By LaVonne Veatch Goodman, M.D.
This section focuses solely on research and observational data that support benefit of supplements and drugs that are available to Huntington’s people for use now. Though much information comes from animal model study, there is an increasing data stream coming from studies in human trials.
While experts can offer no definitive recommendation for any treatment in Huntington’s, many no longer discourage the use of several supplements that are in, or approaching human clinical trials.
HD experts have strong belief in the potential benefit of omega 3 fatty acids, coenzyme Q-10 and creatine. Otherwise, they would not be working towards turning each into an FDA-approved drug specifically for Huntington’s. Further, though there is no definitive evidence for specific dosing of supplements/drugs, research leading up to clinical trials gives clues for anticipated dosage of these supplements.
Because these and other supplements are already available, HD people can legally take advantage of expert clues and use these supplements now, before phase III trials that are needed for FDA drug approval.
There’s also another relevant loophole to consider: Drugs that are already FDA-approved can legally be used “off-label.” In other words, drugs that have been developed and approved by the FDA for one medical condition can legally be used for another. Minocycline is a good example. This antibiotic is mostly used for acne. But it is also showing promise in early trials of HD and other neurodegenerative disease.
Great care must be taken when choosing supplement products because quality is not regulated by FDA approval or any other government agency. However, there are privately run watchdog agencies, Consumer Lab (CL) and U.S. Pharmacopeia (USP), that perform accredited testing of supplements and drugs. Be absolutely sure that any formulation (brands and name products) chosen is Consumer Lab (CL) approved and/or U.S. Pharmacopeia (USP) approved. While both of these agencies perform accredited testing of supplements, Consumer Lab tests a greater range of products.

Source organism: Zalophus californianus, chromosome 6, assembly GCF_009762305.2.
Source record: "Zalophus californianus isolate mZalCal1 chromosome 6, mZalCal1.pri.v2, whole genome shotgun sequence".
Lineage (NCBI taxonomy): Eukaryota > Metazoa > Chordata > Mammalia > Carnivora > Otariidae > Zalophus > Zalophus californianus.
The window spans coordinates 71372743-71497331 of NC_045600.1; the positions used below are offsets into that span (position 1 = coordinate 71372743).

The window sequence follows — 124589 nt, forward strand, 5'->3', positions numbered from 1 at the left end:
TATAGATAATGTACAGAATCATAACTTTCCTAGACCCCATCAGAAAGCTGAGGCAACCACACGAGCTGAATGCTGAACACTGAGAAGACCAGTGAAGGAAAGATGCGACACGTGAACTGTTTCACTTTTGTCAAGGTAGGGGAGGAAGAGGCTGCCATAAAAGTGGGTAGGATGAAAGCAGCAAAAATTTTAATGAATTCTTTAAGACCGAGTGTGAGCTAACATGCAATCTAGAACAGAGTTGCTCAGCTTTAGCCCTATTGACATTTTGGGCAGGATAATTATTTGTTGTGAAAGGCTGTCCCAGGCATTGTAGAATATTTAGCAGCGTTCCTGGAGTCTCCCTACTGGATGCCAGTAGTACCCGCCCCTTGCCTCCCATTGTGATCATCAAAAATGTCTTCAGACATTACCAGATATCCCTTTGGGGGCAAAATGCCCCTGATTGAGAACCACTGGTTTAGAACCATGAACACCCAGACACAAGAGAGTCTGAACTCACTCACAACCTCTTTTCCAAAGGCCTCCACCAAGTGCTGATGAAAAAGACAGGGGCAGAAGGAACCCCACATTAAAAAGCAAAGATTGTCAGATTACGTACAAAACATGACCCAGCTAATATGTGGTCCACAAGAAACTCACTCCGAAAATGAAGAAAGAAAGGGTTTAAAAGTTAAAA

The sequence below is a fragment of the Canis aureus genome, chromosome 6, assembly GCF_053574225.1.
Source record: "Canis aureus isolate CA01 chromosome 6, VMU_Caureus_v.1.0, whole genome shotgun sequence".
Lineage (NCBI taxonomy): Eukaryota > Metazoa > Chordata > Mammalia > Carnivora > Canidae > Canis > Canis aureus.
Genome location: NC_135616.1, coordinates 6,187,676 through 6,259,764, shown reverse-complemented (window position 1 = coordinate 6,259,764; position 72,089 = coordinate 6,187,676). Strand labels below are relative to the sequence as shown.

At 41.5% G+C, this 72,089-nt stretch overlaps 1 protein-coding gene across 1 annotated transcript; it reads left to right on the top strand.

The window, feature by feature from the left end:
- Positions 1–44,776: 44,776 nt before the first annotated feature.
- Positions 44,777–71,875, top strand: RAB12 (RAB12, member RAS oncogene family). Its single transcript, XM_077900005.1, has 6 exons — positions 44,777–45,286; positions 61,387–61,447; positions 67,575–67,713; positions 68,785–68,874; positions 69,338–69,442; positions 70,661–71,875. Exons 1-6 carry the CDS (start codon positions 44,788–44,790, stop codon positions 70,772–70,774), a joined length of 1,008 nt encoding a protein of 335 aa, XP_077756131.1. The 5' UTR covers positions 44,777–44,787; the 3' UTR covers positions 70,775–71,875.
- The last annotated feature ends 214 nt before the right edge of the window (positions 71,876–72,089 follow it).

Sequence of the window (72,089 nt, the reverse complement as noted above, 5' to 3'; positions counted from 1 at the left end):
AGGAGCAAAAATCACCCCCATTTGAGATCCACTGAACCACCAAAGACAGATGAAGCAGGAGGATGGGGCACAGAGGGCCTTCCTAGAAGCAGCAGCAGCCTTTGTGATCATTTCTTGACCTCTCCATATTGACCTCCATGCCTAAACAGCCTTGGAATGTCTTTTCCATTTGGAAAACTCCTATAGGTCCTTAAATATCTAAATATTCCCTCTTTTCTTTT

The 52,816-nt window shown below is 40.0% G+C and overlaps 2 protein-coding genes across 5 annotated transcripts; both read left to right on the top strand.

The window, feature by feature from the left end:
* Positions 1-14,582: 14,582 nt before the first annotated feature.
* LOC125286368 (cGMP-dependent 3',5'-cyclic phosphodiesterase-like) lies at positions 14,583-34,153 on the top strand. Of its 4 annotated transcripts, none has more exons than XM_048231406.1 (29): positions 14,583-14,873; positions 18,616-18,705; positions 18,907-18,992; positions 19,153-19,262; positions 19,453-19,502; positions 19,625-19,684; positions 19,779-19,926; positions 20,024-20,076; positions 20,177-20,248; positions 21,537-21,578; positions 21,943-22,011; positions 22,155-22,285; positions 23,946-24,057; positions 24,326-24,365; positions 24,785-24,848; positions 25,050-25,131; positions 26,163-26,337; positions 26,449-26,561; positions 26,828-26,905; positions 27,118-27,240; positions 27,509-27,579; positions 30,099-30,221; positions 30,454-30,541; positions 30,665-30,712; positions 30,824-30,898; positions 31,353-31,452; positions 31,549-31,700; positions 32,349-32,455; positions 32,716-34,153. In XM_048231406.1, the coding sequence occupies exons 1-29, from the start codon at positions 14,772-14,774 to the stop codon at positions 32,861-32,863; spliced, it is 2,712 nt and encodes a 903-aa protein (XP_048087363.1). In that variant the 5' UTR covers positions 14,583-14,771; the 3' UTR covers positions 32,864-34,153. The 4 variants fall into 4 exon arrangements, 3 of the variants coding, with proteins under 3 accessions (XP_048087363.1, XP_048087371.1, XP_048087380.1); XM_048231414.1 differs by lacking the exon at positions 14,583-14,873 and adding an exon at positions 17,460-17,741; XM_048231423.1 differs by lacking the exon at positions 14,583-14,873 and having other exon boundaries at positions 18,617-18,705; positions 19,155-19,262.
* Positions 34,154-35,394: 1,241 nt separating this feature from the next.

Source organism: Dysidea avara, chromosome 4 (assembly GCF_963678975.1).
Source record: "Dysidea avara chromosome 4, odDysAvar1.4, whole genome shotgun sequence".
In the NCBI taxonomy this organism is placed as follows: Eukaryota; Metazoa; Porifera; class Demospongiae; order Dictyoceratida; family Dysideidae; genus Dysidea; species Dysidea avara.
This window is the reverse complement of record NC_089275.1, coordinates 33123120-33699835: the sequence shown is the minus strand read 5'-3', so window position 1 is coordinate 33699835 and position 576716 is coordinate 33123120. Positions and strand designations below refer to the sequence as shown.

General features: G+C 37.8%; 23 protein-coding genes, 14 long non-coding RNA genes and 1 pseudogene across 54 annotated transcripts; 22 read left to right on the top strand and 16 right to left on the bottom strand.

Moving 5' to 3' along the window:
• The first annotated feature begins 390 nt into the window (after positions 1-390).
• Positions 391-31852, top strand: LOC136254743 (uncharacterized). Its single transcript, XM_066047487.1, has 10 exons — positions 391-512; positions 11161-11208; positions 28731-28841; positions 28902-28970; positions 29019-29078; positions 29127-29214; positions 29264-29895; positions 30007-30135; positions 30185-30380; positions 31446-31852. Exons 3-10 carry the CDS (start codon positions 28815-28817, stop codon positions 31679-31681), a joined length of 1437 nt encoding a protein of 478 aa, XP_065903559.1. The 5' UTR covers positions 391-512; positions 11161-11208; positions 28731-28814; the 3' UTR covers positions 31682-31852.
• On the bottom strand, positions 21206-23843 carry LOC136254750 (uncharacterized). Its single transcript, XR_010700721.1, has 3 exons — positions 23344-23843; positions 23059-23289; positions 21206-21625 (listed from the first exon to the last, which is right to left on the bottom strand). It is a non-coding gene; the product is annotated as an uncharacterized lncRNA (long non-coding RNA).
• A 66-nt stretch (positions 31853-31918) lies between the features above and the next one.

Make sure you see one or both of these labels on products you use.
More Expert Clues
It is rare to have expert agreement on any single issue, but all HD scientists believe that the best treatment will require combinations of different drugs. It is unknown which combinations will be best. But, based on standard medical practice in other (complex) diseases, and on published (and unpublished) HD mouse data, it may be best to use supplement/drug combinations that target different systems of the disease. Coenzyme Q-10 and minocycline, which target different physiological systems involved in HD, have worked better in combination (in mice) than either agent alone. Further, it may not be necessary to use two supplements that target the same disease system. Creatine and coenzyme Q-10, which both target bioenergetics, is an example.
Get a doctor. Even with relatively safe supplements and drugs: Educate yourself and your doctor before starting on one, or any combination of them. Supplements can have toxicity, and they can interact with other supplements and medicines. Blood tests may be required to assure safety, particularly when higher doses are chosen.
Don’t assume or expect that your doctor is familiar with the latest research on HD. Huntington’s is a rare disease, and many physicians, even neurologists, may have seen only a few cases. Be prepared to direct your doctor to the best information. Take a copy of HD Lighthouse fact sheets and/or any important supplement or drug information you have to your doctor’s visit for discussion. It’s more than okay for you to be an advocate for yourself.
Of course, given current levels of evidence, there is no certainty that the supplements and drugs covered here, even when used as suggested, will give benefit. But the evidence is now strong enough that it might be common sense to give them a try.
Promising Therapeutic Supplements and Drugs
The following printer friendly fact sheets provide information on only a few of the promising agents that may slow the progress of Huntington’s disease. Realize that this is a work in progress and is not complete. As more research and clinical trial information becomes available, it will be necessary to update old agents and add new ones.